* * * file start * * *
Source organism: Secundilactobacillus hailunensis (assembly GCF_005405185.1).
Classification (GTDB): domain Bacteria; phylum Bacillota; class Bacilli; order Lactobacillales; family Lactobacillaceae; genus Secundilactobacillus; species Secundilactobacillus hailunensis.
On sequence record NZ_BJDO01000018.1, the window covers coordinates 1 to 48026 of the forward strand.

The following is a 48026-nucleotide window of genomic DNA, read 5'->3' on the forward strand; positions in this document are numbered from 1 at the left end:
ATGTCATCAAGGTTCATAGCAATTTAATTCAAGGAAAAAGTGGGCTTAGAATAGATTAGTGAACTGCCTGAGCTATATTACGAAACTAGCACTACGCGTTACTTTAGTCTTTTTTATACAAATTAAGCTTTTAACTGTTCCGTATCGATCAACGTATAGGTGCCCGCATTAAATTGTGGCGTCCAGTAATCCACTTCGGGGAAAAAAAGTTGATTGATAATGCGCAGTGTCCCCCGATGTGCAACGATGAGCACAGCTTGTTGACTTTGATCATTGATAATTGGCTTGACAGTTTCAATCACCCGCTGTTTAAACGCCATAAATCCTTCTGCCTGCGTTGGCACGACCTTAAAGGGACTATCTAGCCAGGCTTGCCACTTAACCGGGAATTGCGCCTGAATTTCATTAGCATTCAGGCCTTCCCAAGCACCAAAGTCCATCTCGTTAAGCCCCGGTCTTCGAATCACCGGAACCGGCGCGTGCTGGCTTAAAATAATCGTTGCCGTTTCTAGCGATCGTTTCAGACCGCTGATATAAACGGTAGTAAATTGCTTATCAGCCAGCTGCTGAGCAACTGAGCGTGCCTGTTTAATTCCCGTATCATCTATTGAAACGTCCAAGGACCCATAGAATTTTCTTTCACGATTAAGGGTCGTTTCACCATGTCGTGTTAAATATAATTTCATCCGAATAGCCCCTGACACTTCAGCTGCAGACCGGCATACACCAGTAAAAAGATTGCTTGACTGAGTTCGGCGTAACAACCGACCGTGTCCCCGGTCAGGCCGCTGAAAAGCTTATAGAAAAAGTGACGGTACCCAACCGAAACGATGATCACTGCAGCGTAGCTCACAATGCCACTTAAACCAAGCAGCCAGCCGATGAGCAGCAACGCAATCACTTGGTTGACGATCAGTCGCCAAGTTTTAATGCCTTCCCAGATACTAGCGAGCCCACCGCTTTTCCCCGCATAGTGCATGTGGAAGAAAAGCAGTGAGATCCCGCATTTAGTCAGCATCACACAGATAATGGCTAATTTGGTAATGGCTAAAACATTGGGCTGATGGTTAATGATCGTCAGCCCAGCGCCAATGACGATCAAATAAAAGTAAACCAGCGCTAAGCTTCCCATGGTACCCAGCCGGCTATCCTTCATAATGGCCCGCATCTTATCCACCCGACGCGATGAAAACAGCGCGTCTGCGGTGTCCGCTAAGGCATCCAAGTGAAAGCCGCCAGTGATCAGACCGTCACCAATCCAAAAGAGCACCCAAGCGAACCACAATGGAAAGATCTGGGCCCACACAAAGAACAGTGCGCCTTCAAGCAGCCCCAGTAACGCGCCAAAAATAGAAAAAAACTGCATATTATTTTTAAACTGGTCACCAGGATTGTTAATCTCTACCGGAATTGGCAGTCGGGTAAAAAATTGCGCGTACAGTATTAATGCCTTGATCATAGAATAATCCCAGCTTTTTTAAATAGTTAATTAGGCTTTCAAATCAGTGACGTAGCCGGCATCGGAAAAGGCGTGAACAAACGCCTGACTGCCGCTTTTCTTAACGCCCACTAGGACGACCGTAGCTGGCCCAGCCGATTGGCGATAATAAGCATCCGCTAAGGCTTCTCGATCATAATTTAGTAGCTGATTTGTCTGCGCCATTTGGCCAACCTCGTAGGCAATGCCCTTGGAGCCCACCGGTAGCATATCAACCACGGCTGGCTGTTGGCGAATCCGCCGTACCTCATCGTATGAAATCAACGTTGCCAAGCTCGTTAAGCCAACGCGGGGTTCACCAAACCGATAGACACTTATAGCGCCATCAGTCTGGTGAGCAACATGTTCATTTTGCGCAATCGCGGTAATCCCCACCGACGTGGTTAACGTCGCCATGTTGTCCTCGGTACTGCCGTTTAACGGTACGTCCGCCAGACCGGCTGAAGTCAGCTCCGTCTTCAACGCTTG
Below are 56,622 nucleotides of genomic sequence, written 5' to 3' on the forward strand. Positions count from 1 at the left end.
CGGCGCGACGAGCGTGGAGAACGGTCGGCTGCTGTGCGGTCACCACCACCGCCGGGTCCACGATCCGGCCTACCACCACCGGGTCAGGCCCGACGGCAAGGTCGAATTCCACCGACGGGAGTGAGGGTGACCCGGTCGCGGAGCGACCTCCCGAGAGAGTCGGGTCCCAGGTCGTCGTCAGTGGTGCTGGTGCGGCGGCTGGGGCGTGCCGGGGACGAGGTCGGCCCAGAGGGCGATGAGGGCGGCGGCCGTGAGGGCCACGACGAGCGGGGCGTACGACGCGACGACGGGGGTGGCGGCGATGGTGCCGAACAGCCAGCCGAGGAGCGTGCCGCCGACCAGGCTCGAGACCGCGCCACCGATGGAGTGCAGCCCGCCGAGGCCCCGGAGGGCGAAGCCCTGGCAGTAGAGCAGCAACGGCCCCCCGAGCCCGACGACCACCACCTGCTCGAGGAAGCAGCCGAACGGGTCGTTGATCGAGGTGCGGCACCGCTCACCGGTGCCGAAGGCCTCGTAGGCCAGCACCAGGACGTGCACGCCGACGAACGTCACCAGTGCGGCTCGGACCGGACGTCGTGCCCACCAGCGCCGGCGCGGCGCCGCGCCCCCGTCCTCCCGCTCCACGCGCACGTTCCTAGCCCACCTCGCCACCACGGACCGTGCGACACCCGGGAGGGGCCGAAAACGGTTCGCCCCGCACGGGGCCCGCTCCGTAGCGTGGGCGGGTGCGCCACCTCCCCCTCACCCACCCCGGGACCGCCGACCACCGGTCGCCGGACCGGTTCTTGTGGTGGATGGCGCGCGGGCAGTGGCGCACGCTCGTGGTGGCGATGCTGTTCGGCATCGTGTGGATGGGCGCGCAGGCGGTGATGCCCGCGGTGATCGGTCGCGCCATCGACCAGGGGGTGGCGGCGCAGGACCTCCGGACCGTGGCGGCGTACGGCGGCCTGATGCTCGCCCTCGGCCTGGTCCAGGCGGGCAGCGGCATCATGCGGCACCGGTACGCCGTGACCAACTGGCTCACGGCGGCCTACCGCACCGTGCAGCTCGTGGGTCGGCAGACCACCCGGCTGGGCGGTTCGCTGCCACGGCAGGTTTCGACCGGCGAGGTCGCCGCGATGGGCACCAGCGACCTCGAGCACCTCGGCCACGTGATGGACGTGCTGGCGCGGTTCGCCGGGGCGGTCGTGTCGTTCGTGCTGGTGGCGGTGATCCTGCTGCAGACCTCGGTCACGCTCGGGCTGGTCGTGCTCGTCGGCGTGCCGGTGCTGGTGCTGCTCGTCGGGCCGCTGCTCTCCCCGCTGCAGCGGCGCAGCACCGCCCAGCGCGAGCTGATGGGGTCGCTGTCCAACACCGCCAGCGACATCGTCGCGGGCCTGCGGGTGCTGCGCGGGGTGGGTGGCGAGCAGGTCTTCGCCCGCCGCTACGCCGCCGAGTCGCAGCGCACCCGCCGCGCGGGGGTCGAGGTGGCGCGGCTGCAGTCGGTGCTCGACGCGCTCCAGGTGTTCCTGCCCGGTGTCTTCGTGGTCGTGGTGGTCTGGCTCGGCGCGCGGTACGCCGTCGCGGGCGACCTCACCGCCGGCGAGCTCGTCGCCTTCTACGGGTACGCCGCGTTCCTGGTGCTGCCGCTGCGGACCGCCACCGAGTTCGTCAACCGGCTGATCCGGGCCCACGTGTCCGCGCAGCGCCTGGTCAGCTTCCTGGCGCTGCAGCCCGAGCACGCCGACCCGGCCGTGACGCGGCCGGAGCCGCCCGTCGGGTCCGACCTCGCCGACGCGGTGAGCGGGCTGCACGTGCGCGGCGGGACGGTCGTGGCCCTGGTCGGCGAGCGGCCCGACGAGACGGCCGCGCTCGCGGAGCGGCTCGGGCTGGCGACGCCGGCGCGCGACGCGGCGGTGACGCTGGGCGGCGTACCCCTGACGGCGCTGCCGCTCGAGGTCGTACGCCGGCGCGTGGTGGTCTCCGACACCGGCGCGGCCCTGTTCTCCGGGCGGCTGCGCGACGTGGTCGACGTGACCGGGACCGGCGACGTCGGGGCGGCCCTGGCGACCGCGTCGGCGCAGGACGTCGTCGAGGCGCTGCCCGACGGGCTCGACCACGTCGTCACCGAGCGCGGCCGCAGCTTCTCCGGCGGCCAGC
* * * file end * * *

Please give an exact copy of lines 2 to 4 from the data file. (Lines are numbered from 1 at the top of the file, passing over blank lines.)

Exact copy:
Classification (GTDB): domain Bacteria; phylum Bacillota; class Bacilli; order Lactobacillales; family Lactobacillaceae; genus Secundilactobacillus; species Secundilactobacillus hailunensis.
On sequence record NZ_BJDO01000018.1, the window covers coordinates 1 to 48026 of the forward strand.

The following is a 48026-nucleotide window of genomic DNA, read 5'->3' on the forward strand; positions in this document are numbered from 1 at the left end: